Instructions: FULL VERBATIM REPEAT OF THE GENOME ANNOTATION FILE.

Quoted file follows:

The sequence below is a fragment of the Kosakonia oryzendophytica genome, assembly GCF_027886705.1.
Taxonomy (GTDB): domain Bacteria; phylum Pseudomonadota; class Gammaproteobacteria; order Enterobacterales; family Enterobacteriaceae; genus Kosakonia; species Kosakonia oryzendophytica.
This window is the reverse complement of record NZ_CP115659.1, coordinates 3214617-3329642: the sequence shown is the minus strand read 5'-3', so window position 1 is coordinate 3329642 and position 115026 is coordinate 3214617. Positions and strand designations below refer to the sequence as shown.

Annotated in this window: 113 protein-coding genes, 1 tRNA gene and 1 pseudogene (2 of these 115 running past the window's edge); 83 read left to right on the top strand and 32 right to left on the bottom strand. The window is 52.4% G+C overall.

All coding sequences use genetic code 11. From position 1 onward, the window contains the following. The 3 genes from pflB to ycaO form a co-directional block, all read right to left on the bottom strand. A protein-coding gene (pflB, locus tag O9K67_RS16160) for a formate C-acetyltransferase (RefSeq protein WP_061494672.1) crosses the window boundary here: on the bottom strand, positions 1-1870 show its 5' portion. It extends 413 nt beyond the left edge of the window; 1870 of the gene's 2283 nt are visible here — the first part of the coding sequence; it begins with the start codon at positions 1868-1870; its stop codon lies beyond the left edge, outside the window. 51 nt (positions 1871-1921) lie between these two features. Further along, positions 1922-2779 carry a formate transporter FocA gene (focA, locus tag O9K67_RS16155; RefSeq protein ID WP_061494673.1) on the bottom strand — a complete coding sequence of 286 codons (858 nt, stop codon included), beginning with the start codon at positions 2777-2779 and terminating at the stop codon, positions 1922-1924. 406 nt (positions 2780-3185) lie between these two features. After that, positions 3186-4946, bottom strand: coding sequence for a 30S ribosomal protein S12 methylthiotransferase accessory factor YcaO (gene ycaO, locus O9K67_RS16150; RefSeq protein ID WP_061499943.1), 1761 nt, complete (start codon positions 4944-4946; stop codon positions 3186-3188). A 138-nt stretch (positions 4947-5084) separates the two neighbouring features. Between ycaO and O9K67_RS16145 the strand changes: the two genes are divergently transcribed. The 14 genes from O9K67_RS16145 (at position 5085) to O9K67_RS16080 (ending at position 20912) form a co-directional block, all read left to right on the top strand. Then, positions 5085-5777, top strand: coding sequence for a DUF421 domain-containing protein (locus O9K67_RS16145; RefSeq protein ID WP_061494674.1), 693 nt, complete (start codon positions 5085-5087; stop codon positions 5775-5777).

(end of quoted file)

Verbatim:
The sequence below is a fragment of the Kosakonia oryzendophytica genome, assembly GCF_027886705.1.
Taxonomy (GTDB): domain Bacteria; phylum Pseudomonadota; class Gammaproteobacteria; order Enterobacterales; family Enterobacteriaceae; genus Kosakonia; species Kosakonia oryzendophytica.
This window is the reverse complement of record NZ_CP115659.1, coordinates 3214617-3329642: the sequence shown is the minus strand read 5'-3', so window position 1 is coordinate 3329642 and position 115026 is coordinate 3214617. Positions and strand designations below refer to the sequence as shown.

Annotated in this window: 113 protein-coding genes, 1 tRNA gene and 1 pseudogene (2 of these 115 running past the window's edge); 83 read left to right on the top strand and 32 right to left on the bottom strand. The window is 52.4% G+C overall.

All coding sequences use genetic code 11. From position 1 onward, the window contains the following. The 3 genes from pflB to ycaO form a co-directional block, all read right to left on the bottom strand. A protein-coding gene (pflB, locus tag O9K67_RS16160) for a formate C-acetyltransferase (RefSeq protein WP_061494672.1) crosses the window boundary here: on the bottom strand, positions 1-1870 show its 5' portion. It extends 413 nt beyond the left edge of the window; 1870 of the gene's 2283 nt are visible here — the first part of the coding sequence; it begins with the start codon at positions 1868-1870; its stop codon lies beyond the left edge, outside the window. 51 nt (positions 1871-1921) lie between these two features. Further along, positions 1922-2779 carry a formate transporter FocA gene (focA, locus tag O9K67_RS16155; RefSeq protein ID WP_061494673.1) on the bottom strand — a complete coding sequence of 286 codons (858 nt, stop codon included), beginning with the start codon at positions 2777-2779 and terminating at the stop codon, positions 1922-1924. 406 nt (positions 2780-3185) lie between these two features. After that, positions 3186-4946, bottom strand: coding sequence for a 30S ribosomal protein S12 methylthiotransferase accessory factor YcaO (gene ycaO, locus O9K67_RS16150; RefSeq protein ID WP_061499943.1), 1761 nt, complete (start codon positions 4944-4946; stop codon positions 3186-3188). A 138-nt stretch (positions 4947-5084) separates the two neighbouring features. Between ycaO and O9K67_RS16145 the strand changes: the two genes are divergently transcribed. The 14 genes from O9K67_RS16145 (at position 5085) to O9K67_RS16080 (ending at position 20912) form a co-directional block, all read left to right on the top strand. Then, positions 5085-5777, top strand: coding sequence for a DUF421 domain-containing protein (locus O9K67_RS16145; RefSeq protein ID WP_061494674.1), 693 nt, complete (start codon positions 5085-5087; stop codon positions 5775-5777).